• “Politics of Welfare Improvements” Intuitive Analysis  Suppose two parties are on the frontier at P, a Pareto optimal position  Then suppose that B is able to have a rent-creating proposal (tax exemption) enacted that increases B‟s income while reducing that of A by a still larger amount  If A can also obtain rent legislation (subsidy), it is possible that a new distribution will occur at E  If so, it is now possible for A and B to improve their respective incomes by agreeing to remove their sources of unequal gain and make a Pareto move back to P  Both B and E are inferior positions because they enable both to be better off on or near the frontier Matteo Marcantognini Palacios MFIESA2009
    • “ Graphics of Income Tax Reform” Intuitive Analysis  The demand for tax privileges is assumed to be fixed and described by curve DD, while the supply offered by legislators is determined by statute  Before a tax reform act, S1 the amount of privileges is extremely generous but inelastic  In order to change the quantity supplied, it is necessary to pass a whole new regime to shift the supply curve left to S2  This reduction in privileges increases their political value at the margin, resulting in intensified lobbying and leading to a slow shift of the supply curve back toward S1  Political “rent races” can be reduced in frequency and magnitude once we recognize the role of government as the constitutional supplier of rents Matteo Marcantognini Palacios MFIESA2009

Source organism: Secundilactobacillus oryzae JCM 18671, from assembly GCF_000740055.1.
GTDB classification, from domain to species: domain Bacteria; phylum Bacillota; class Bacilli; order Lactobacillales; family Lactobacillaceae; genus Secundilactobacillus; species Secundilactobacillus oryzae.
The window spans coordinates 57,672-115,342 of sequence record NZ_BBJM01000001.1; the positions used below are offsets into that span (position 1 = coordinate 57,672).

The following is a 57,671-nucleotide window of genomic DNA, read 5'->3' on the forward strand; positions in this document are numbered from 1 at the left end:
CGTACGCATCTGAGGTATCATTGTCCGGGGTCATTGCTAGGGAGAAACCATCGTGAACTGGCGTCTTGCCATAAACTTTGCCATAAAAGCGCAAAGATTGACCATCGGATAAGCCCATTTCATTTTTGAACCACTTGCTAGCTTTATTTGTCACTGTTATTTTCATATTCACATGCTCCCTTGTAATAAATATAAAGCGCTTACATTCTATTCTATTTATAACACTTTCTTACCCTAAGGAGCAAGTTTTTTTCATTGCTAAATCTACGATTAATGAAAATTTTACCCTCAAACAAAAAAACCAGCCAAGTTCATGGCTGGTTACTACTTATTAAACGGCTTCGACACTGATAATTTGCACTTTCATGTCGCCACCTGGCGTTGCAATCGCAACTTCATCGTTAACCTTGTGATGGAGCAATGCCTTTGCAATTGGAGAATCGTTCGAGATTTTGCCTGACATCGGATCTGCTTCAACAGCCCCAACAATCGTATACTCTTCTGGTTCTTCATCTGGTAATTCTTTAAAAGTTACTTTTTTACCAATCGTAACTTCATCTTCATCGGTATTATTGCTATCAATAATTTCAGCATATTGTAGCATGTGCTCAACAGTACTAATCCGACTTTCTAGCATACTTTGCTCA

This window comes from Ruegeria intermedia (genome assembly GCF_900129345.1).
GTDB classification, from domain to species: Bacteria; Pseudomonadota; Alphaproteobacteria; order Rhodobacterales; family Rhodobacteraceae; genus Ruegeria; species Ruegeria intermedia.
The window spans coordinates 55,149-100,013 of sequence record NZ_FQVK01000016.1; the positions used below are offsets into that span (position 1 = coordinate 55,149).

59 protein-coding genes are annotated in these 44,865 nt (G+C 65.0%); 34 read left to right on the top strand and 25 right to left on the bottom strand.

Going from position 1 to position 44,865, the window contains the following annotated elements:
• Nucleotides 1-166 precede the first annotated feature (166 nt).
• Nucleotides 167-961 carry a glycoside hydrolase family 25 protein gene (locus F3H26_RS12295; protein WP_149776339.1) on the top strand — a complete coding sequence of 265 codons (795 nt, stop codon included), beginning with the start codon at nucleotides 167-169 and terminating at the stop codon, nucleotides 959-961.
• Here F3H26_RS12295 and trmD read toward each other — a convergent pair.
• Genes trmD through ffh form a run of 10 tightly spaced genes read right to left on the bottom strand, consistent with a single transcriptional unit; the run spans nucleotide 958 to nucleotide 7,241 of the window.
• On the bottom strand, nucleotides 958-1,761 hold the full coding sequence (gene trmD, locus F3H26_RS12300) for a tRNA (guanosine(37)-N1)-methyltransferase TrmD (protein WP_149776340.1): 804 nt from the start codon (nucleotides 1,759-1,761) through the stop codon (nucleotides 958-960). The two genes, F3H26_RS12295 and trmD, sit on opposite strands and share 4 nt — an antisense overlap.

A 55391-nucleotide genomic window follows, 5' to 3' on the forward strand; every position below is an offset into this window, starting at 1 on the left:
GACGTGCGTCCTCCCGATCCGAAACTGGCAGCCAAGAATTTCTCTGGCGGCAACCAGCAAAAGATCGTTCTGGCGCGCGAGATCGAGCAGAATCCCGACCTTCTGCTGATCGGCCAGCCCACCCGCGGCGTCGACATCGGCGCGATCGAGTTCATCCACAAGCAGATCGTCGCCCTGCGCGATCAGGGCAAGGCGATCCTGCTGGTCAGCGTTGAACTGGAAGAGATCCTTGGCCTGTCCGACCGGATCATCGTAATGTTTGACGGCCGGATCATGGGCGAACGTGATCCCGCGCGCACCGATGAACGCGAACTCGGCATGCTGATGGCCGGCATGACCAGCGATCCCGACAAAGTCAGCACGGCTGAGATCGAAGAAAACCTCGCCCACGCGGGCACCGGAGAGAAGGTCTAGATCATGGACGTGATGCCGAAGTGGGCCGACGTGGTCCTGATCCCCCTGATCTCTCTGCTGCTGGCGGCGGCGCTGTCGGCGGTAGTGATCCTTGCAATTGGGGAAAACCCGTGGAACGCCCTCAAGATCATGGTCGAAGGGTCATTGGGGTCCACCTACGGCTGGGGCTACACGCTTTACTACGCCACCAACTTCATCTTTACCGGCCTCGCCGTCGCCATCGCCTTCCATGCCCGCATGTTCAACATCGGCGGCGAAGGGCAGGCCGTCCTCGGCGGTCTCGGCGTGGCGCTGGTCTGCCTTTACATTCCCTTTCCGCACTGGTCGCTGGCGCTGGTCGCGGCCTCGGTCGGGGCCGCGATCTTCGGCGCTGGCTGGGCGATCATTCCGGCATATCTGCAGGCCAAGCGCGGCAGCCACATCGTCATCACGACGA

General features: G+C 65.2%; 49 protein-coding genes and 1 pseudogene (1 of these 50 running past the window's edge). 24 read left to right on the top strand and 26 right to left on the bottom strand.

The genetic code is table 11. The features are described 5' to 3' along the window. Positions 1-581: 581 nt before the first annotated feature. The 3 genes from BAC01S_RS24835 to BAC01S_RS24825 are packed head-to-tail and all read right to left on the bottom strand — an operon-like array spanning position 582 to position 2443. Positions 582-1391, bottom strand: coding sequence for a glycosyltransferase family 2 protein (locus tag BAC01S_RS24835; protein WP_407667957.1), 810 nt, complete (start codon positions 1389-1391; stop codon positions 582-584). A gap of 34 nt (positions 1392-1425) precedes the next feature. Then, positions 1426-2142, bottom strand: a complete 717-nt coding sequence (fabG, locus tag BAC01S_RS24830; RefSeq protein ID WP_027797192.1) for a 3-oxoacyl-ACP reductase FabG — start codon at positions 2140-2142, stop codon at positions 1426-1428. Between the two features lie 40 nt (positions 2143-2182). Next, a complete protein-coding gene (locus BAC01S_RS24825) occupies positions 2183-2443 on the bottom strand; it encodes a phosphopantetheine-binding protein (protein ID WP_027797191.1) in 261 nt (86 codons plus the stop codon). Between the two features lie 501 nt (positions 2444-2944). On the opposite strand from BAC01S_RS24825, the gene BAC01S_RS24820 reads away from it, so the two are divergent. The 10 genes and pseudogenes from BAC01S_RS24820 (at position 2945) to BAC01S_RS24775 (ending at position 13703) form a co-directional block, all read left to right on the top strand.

• “Chicago (Reprise): Variations on the Theme” 1978-1985Propositions: „Becker‟s model relies on the tools of general equilibrium and the real insight is that self interest dictates inefficiency and that waste cannot be an equilibrium phenomenon in the market with or without government intervention‟ „The Becker model is further constrained by the important assumption that rent seeking is conducted under zero-sum conditions…: expenditures must be balanced by tax revenues‟ „Groups that are more efficient, relative to other groups, are able to reduce their taxes or raise their subsidies… in such a manner that increases in deadweight costs may result‟ „Important Inequality: the larger the deadweight/efficiency loss of a proposal, the more losers lose compared to what gainers gain‟Predictions and Prescriptions: „In the limit (and in analogy with Coase Theorem) if organization and transaction costs are zero, only efficient policies will be enacted because politics that decrease inefficient rents will be politically popular‟ „Competitive process among pressure groups favors efficient methods of taxation‟ and „inducement to organize is a form of “countervailing power” that limits the power of pressure groups‟ „The greater the number of interest groups, and the more balanced the competition among them, the more efficient are political outcomes‟Critiques: Virginians reject the most important result in Becker‟s analysis even if it is better able to explain the movement toward deregulation The view that pressure groups maximize members‟ income is rejected by political scientists Matteo Marcantognini Palacios MFIESA2009